Some years ago, I was thinking that by directly look at code difference, I could estimate how faster it would run. I would reflect about complexity or how a given loop will be waay faster by precomputing some values. And of course, it is never that simple. Cache locality, threads synchronization and lock contention are all near impossible to estimate without running the code. So, we have to find a better way to know if a PR indeed accelerate the overall program’ speed. Here comes benchmarking to the rescue!
Benchmarking, in its simplest definition, means running some code and measure how much time it took. There is plenty of way to achieve that. One can run a specific function and see how well it behaves with each changes. That usually requires some language specific framework. To name a few:
- For Rust,
criteriongenerates graphs and even show improvements between each run
- For Go,
testingis the standard way to do it
- For Python,
timeitis the standard way to do it
But that’s not the kind of benchmarking I want to show here. I wanted to find a simple, cross-language way to measure different codes. So I found
hyperfine, a generic way to measure CLIs. Simply give it the command to run (or multiple different commands) and it will run a bunch of time and show its speed. That’s not all, it also shows some very useful statistical information, such as the standard deviation.
For example, I want to run my Rust tests without any code modification. We first want to build the tests and measure how it behaves. Let’s copy the built test binary to avoid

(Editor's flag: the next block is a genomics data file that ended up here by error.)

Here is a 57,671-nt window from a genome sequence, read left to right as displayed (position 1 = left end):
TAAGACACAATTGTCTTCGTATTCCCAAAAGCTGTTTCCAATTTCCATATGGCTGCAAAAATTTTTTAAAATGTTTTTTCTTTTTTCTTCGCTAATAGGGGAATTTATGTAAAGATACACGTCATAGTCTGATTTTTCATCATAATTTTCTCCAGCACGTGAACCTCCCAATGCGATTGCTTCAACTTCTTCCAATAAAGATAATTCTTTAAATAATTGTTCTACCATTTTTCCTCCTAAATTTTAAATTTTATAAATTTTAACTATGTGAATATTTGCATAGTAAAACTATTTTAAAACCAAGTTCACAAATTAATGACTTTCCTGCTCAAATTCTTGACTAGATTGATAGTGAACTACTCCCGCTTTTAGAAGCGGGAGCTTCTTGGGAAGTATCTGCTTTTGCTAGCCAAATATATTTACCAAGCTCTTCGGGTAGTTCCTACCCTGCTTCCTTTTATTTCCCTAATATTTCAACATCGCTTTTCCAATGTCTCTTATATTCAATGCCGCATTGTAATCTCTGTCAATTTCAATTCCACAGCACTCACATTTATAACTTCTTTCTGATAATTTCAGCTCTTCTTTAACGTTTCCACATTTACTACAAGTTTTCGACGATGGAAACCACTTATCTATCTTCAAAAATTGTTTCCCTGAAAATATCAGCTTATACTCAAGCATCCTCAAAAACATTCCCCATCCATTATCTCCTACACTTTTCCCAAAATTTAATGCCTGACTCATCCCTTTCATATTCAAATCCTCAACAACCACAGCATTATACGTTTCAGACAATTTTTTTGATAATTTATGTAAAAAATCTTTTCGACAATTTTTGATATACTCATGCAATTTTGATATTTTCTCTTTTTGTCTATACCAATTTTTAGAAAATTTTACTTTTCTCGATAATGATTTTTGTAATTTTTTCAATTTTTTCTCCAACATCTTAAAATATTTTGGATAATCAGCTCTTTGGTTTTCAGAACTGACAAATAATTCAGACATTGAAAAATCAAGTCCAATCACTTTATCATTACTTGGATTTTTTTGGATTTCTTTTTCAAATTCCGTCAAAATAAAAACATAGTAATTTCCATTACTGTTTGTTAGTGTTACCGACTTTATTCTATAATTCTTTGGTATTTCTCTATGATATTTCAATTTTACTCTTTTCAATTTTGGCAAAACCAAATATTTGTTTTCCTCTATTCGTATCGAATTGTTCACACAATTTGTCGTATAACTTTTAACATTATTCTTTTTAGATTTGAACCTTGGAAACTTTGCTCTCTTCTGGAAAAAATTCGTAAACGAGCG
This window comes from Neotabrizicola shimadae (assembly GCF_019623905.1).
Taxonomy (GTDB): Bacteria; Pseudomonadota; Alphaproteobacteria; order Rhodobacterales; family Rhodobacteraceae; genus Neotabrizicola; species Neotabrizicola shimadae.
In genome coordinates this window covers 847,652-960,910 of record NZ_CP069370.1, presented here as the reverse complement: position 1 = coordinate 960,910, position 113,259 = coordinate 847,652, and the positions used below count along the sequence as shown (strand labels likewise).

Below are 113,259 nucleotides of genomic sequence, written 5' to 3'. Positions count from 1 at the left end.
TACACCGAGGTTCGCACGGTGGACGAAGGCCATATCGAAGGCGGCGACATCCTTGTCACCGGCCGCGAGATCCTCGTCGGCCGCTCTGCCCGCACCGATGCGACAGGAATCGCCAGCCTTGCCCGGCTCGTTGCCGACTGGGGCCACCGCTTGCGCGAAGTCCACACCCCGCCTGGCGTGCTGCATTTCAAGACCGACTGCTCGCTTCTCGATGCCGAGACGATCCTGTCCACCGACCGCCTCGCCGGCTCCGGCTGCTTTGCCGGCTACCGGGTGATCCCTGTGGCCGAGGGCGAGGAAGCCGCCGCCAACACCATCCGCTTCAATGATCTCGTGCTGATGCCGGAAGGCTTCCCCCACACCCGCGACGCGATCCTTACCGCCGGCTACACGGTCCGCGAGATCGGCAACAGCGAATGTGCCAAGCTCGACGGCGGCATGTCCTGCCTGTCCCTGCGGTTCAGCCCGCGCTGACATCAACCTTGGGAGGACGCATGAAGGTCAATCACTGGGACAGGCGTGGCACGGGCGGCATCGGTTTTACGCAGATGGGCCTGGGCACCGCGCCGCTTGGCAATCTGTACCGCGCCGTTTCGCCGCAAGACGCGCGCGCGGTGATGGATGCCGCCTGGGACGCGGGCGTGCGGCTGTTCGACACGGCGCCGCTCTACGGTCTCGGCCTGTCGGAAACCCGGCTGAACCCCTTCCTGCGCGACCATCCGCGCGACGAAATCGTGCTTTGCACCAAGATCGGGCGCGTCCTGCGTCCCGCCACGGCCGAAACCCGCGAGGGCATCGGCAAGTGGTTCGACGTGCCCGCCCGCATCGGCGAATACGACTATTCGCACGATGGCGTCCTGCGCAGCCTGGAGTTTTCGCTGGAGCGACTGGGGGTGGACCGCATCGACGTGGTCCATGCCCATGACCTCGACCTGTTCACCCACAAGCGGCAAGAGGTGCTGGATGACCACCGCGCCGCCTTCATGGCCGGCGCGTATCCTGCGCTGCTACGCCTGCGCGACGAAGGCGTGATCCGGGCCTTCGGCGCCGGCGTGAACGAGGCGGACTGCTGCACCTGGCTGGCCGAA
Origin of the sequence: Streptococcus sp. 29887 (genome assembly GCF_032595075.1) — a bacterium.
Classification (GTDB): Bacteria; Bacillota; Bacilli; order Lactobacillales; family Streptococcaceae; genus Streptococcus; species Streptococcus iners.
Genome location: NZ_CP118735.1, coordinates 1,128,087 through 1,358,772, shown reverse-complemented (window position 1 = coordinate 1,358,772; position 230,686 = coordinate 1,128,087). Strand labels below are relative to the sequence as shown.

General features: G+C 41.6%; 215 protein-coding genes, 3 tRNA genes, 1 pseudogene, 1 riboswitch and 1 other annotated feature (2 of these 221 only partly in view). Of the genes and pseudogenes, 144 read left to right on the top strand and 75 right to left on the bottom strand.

cargo test rebuilding on top of it. Now, we setup our
hyperfine ./old-tests ./new-tests
Voila, both tests are run, you can see how long each took, was the variance and it even says that the old tests were faster! But I didn’t change anything, the ran tests are the same. It because benchmarking is intrinsically an experimental process, its results can vary for a number of reason. That’s why you should take theses small differences as measures and not as absolutes.
So now, let’s change some code and rerun tests. We also don’t want to copy the new tests each time, so we ask
hyperfine to run one before actually measuring:
hyperfine --prepare 'cargo test --no-run; cp target/debug/deps/drop-*[!.][!d] new-tests' ./old-tests ./new-tests
Hoo, it seems that our code changes indeed improve the overall speed, that’s quite nice. We now can more confidently merge this PR, knowing that it will improve speed in some cases. And that’s the whole point of benchmarking.
There are plenty of options that you might find useful in your workflows. One can have `hyperfine` run a command with some arguments that changes for every benchmark, such as the number of threads to use. Or you can also exports the results in markdown, to easily share it with others. Or have a set of warmups round, to ensure that caches are all filled before actually measuring.
Now, go on to better estimating how much the changes you’re pushing are improving the overall speed. Let’s use fact-based development and not (only) complexity analysis. Or do both at the same time, ensuring that your reasoning is sound. Do test, do measure, do know.